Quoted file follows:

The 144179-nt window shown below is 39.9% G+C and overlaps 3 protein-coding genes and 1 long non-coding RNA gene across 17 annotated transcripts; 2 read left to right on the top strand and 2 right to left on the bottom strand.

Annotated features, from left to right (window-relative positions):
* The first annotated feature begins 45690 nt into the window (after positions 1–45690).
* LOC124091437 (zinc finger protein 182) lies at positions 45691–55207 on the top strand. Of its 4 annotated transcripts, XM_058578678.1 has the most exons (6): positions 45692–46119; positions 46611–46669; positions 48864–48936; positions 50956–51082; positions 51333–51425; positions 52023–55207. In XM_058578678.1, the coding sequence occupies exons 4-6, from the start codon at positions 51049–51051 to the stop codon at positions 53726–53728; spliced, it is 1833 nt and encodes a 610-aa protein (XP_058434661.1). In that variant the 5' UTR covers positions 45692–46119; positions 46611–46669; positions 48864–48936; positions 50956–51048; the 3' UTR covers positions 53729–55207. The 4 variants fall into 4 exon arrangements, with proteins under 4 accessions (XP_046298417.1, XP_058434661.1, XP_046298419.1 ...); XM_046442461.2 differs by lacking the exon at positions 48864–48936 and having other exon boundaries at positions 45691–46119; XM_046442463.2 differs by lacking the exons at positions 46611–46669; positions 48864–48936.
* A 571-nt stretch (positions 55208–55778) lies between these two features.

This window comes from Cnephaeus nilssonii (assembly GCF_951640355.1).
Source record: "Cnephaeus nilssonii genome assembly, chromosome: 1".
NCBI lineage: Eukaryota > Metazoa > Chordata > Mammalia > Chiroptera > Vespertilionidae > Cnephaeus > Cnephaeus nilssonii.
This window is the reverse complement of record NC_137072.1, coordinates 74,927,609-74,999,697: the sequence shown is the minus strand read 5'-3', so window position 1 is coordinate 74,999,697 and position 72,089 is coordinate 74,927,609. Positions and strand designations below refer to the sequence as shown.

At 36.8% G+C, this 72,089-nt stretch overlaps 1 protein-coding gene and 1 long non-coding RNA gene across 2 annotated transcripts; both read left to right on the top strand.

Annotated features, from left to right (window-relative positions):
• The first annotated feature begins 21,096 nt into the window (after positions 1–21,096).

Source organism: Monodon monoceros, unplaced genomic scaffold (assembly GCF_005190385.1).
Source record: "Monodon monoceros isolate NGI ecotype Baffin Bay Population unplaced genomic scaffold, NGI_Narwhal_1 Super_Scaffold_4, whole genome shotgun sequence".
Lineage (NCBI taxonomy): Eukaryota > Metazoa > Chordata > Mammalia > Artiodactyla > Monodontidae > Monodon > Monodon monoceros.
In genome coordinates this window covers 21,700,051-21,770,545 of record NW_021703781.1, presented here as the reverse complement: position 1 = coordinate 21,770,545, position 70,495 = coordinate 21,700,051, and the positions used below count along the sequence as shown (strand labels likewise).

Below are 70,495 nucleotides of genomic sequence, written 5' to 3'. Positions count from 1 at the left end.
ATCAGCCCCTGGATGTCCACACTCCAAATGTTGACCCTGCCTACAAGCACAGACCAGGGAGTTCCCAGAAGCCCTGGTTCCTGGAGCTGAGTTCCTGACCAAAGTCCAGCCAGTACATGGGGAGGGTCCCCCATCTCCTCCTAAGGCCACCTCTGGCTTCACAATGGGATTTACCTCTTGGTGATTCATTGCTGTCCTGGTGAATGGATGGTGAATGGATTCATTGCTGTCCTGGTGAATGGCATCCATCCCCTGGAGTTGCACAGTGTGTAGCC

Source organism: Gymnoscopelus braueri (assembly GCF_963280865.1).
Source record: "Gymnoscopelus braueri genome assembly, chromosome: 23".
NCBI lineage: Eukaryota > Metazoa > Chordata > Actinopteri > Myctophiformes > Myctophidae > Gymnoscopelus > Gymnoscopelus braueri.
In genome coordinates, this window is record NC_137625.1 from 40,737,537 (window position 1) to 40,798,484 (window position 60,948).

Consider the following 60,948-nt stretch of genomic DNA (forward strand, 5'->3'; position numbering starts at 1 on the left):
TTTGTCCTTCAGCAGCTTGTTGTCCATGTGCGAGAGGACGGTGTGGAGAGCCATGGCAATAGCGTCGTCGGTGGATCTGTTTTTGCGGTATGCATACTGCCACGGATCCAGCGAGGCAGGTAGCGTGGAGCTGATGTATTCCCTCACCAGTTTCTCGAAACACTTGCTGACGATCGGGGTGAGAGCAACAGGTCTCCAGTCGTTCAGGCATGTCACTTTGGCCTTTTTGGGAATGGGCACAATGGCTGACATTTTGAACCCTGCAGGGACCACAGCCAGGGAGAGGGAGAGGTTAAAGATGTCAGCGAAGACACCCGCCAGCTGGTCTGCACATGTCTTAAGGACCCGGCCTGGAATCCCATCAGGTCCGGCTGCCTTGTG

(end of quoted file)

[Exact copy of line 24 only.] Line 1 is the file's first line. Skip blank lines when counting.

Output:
TTTGTCCTTCAGCAGCTTGTTGTCCATGTGCGAGAGGACGGTGTGGAGAGCCATGGCAATAGCGTCGTCGGTGGATCTGTTTTTGCGGTATGCATACTGCCACGGATCCAGCGAGGCAGGTAGCGTGGAGCTGATGTATTCCCTCACCAGTTTCTCGAAACACTTGCTGACGATCGGGGTGAGAGCAACAGGTCTCCAGTCGTTCAGGCATGTCACTTTGGCCTTTTTGGGAATGGGCACAATGGCTGACATTTTGAACCCTGCAGGGACCACAGCCAGGGAGAGGGAGAGGTTAAAGATGTCAGCGAAGACACCCGCCAGCTGGTCTGCACATGTCTTAAGGACCCGGCCTGGAATCCCATCAGGTCCGGCTGCCTTGTG